Qualitative Pleasures

Qualitative Pleasures
John Stuart Mill and Jeremy Bentham are regarded as the most renowned utilitarians in
the human history. These two scholars had different views about the way divergent values should
be measured. Mill in his scholarly work was accused of being in inconsistent but maintained that
while measuring the value of pleasure the element of quality should not be left out. While
Bentham on the hand was consistent but less subtle in his scholarly work, however, he argued
that while measuring the value of pleasure quantity is the only element that should be factored in.
John Stuart S Mill states that some pleasures are plainly higher and better placed than others
(McKinnon & Fiala, 2014). Jeremy Bentham pointed out that quality of pleasures was constant
everywhere and explained that the greatest pleasure that one can have is the pleasure of greatest
number (McKinnon & Fiala, 2014).
Mill concern on the differences among qualitative pleasures is illustrated in his doctrine
of utilitarianism. He argues that actions by someone are deemed right equal to the proportion that
tends to uphold happiness, and wrong if they seem to uphold the contrary of happiness. John
Stuart Mill’s hedonism is centered on the recognition of happiness together with pleasure. Mill
states that happiness is supposed to be the deliberate pleasure without any form of pain and by
unhappiness, pain and the privation of pleasure (McKinnon & Fiala, 2014). The human
existence ultimate goal is the enjoyment of pleasure without experiencing any pain, this concept
is, however, more than often reprehensible. In efforts to counter this notion Mill attempts to
explain that not all pleasures seem to be the same (McKinnon & Fiala, 2014).
Some ought to be referred to others because they are intrinsically superior in their class.
He points out that the intellectual pleasures that one intends to pursue are more permanent and
come with less cost as compared to the pleasures of flesh such as drug use. Some people tend to
make a mistake while in pursuit of the lower end pleasures. For instance, John Belushi indulged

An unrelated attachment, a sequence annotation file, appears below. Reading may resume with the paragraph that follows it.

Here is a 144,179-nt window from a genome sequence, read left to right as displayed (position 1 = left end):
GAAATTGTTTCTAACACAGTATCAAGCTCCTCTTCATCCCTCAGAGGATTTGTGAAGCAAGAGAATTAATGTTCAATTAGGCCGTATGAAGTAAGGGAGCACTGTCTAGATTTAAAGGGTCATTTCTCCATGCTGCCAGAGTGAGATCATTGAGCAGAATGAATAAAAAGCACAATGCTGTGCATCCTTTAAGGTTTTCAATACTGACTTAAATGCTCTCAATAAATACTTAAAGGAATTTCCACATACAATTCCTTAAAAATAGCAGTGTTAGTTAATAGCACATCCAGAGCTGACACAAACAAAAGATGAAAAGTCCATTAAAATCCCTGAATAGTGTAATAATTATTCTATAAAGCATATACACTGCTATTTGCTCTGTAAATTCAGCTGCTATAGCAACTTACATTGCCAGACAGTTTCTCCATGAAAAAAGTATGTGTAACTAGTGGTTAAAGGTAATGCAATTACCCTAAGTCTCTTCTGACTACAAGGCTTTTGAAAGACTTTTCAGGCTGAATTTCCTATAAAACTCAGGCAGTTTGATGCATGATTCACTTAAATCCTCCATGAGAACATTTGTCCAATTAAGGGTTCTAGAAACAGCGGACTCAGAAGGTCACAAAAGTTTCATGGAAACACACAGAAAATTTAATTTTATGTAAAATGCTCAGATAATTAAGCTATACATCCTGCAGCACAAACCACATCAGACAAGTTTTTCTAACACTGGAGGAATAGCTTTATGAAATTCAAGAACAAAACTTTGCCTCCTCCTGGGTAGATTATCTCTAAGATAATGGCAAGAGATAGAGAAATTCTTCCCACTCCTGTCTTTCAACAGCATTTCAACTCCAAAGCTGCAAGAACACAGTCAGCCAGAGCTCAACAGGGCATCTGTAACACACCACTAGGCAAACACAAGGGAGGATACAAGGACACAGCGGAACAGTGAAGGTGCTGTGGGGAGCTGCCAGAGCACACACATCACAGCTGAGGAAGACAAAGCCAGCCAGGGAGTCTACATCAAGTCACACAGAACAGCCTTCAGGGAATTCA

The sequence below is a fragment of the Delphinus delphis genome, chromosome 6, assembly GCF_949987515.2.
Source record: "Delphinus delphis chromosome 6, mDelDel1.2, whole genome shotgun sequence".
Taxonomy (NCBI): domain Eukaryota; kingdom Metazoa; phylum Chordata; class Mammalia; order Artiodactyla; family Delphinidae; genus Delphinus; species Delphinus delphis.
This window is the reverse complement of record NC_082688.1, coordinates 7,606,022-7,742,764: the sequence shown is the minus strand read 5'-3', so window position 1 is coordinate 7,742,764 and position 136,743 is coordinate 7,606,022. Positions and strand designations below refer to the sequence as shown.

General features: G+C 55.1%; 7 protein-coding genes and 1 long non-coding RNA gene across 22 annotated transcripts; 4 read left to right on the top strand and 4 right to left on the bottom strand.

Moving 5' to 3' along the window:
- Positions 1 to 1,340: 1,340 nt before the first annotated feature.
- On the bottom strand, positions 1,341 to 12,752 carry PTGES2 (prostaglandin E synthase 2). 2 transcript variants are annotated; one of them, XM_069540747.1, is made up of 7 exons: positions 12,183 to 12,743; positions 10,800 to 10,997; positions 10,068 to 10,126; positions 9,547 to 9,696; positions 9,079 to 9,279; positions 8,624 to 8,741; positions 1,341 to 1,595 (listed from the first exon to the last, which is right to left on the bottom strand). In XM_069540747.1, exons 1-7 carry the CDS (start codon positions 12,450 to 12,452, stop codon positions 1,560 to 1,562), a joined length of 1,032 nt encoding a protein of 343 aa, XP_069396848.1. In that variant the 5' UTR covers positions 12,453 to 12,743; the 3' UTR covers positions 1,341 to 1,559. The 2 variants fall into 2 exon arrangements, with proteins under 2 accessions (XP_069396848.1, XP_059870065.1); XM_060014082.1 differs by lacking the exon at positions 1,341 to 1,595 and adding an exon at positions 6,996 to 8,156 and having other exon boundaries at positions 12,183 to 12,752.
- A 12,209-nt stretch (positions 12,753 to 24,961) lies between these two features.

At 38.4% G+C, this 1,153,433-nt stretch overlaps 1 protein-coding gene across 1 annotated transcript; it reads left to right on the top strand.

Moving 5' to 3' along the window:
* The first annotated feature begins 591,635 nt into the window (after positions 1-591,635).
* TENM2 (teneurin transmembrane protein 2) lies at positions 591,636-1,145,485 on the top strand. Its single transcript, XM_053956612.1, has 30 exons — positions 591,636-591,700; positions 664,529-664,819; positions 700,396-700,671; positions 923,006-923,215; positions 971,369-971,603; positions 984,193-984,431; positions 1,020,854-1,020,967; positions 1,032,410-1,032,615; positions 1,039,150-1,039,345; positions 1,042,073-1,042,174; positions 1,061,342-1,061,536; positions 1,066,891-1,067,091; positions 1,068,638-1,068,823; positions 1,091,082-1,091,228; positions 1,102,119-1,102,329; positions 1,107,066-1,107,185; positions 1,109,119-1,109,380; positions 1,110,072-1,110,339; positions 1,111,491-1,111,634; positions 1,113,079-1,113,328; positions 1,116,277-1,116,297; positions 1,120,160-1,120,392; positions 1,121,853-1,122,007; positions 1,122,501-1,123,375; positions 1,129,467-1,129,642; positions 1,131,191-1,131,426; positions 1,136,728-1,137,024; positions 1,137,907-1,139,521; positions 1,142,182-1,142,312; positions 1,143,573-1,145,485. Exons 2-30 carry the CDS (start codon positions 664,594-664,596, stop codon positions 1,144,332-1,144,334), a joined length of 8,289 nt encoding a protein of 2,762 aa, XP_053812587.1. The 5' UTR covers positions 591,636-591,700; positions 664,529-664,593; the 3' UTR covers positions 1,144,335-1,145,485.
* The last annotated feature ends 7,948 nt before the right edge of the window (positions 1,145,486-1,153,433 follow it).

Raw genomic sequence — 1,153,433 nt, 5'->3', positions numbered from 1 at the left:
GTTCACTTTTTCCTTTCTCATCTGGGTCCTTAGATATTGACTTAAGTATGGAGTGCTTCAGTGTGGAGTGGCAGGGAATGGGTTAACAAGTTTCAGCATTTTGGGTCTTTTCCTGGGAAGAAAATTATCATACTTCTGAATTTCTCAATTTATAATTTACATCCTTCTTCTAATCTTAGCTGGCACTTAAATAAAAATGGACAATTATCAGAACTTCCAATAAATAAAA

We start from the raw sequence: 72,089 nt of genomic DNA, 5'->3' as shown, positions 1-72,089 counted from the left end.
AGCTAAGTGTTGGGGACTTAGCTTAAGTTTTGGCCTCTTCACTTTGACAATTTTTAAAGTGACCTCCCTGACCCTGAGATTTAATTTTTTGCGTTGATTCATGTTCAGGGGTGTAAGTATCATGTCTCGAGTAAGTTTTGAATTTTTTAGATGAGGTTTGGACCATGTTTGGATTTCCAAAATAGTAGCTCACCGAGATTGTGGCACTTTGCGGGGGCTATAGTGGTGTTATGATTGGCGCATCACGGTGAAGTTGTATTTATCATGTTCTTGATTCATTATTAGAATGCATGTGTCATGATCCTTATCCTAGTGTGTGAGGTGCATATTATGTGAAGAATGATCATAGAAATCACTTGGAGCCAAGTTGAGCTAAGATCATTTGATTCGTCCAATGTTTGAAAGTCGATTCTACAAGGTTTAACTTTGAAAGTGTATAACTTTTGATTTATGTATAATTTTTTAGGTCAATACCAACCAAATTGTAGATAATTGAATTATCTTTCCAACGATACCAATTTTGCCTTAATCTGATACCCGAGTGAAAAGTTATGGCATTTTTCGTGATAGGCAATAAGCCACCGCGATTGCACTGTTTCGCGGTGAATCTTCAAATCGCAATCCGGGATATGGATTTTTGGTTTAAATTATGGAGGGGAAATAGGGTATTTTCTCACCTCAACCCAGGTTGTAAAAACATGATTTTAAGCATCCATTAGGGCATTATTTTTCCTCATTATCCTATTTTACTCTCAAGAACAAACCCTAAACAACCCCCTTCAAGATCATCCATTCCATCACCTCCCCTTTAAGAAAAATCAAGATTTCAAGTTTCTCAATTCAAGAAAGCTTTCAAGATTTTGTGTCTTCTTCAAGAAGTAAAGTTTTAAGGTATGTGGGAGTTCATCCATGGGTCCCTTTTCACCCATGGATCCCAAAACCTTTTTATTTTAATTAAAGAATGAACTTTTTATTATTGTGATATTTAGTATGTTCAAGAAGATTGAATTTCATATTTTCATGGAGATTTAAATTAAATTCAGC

himself in cocaine and heroin use as a way to get an easy form of pleasure. He unfortunately
died, and if he had opted to engage in more clear-headed pleasures of Socratic dialect, he could
have lived longer. According to Mill, the distinction between what is perceived to be safe,
stable, and cheap pleasures and those that are risky, short-lived and costly are rather descriptive
than normative (McKinnon & Fiala, 2014).
According to Mill’s moral theory of utilitarianism, the concept that whether a certain idea
is morally correct or wrong entirely depends on their impacts. In his moral theory Mill points out
that virtue can essentially be a stop to human actions besides living a pleasant life full of
happiness and pleasures (McKinnon & Fiala, 2014). He comes to an agreement with his rivals
that there are individuals who ought to desire and approve certain deeds by virtue and lack of
vice instead of pleasure and without pain. In his hedonism doctrine, it is pointed out that if some
people honestly value virtue as the criterion of right and wrong of how a person should behave,
and then happiness ceases to be the only first opinion (McKinnon & Fiala, 2014).
Mill’s moral theory of utilitarianism has experienced many critics because it has failed in
some ways to give enough protection to human rights in the sense that not all things can be
estimated using the similar set of standards and that the aspect of happiness being more
sophisticated than shown in his theory. Mill argues that his theory corresponds with the normal
responses which come from the human beings societal environment (McKinnon & Fiala, 2014).
Hence, if our communities were to endorse utilitarianism as an ethic aspect, then everyone would
internalize the principles of his theory as ethically binding (McKinnon & Fiala, 2014).
McKinnon, B. & Fiala, A. (2014). Ethics Theory And Contemporary Issues (8th ed.).

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